Photo 3: A horse training in the Kentucky Horse Park before the 2010 Alltech FEI World Equestrian Games held in October in Lexington, Ky. Horses competing in different disciplines require differing food intake percentages.
The National Research Council (NRC) suggested daily intake for working horses is between 2 percent and 3 percent of body weight. A study of 25 racing Thoroughbred and Standardbred stables showed good correlation to NRC-suggested intakes, but it becomes clear that requirements vary for differing breeds and disciplines.
"These results illustrate how important it is for each horse to be fed as an individual and why it is sometimes necessary to be critical of feed manufacturers' recommendations for feed allowances," says Owens. Not taking these subtle, but important, differences in intake need into consideration might result in unwanted weight gain, reduced performance and reactions to increased, unneeded protein or carbohydrates such as skin bumps or urticarial reactions, changes in manure consistency and behavioral problems (excessive activity, anxiousness and inattentiveness).
Body weight is another detail that can have significance for the elite performance horse. Decreases in weight can be an early indicator of a problem, with possible causes ranging from training concerns to medical or lameness issues to physiological or stress factors.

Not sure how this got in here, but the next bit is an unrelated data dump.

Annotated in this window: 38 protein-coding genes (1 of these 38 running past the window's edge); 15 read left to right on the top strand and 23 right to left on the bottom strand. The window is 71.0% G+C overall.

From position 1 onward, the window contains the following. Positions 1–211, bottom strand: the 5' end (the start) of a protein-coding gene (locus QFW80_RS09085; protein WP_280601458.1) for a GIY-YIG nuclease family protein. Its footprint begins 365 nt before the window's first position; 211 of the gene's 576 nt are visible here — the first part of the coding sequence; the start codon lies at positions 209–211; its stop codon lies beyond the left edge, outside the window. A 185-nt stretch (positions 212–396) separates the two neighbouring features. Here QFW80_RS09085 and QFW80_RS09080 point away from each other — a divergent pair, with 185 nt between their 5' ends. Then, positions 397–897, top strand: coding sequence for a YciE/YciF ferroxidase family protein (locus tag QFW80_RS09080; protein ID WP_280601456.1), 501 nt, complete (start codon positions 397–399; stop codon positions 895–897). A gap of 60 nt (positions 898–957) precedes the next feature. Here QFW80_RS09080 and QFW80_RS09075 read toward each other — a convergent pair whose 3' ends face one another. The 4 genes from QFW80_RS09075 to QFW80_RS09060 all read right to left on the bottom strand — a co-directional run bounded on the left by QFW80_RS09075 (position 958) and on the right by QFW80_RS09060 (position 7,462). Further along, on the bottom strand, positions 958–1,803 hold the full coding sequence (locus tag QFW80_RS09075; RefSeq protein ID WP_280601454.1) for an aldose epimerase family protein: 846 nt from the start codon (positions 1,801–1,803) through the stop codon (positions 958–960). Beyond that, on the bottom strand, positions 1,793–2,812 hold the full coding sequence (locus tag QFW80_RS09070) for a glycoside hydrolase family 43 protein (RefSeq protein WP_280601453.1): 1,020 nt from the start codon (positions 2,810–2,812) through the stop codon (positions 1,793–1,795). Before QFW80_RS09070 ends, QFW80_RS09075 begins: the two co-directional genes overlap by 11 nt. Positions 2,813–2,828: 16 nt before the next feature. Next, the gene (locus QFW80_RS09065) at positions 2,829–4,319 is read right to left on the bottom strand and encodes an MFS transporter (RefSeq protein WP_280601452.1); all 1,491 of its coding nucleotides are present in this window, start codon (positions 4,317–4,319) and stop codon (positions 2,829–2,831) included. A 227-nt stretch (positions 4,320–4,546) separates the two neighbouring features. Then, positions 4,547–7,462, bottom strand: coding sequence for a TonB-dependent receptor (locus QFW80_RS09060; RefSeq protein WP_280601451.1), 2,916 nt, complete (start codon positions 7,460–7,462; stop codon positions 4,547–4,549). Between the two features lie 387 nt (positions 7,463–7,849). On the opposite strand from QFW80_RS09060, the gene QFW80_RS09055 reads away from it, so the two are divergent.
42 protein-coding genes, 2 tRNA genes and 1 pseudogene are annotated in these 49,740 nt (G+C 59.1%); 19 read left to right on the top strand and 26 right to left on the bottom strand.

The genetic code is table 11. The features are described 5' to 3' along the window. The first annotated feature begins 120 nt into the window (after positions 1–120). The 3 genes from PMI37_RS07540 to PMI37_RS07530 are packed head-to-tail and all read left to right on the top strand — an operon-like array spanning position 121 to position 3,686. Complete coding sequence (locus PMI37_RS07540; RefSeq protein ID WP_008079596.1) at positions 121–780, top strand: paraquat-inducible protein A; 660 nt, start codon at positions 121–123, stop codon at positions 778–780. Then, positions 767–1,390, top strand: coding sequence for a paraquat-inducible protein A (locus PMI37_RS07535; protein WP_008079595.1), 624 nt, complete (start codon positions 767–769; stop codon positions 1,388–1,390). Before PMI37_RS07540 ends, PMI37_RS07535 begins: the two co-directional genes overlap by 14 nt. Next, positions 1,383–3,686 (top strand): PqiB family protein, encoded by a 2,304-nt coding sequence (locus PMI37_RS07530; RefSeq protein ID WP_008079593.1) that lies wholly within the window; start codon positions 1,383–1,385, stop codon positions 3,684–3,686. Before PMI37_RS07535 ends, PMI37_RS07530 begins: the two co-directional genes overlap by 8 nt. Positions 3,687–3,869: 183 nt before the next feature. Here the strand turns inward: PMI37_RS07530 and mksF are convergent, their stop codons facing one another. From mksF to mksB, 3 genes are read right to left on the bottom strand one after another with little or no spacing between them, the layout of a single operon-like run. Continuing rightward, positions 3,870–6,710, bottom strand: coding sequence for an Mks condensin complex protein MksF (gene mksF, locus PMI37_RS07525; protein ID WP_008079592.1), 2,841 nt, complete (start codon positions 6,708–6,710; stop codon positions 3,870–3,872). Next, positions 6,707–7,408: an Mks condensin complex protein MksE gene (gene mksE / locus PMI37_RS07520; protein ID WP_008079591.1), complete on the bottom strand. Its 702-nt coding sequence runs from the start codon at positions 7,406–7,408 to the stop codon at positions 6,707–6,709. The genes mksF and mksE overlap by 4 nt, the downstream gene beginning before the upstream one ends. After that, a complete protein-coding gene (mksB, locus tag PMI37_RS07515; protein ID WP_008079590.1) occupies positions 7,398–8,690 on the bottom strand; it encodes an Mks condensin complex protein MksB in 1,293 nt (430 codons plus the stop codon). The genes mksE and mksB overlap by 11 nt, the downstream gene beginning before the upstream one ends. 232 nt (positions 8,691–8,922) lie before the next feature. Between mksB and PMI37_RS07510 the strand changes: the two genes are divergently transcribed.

A study done by Susan Garlinghouse, DVM, MSc, at the 1999 Tevis Cup 100-mile endurance ride showed a strong correlation between body condition score (BCS) and the ability to successfully finish the race. Non-finishing horses had an average BCS of 2.9, while BCS for the finishers averaged 4.5.
Horses that are training well and improving condition generally have good appetites and stable to slowly increasing body weights. Overtrained and stale horses will not eat well and may show subtleties in weight loss, if riders and trainers look for them.
"Generally, riders are not aware of the actual weights of their horses, nor the normal range for variation of those body weights in response to work intensity, climate or feed changes," Owens says.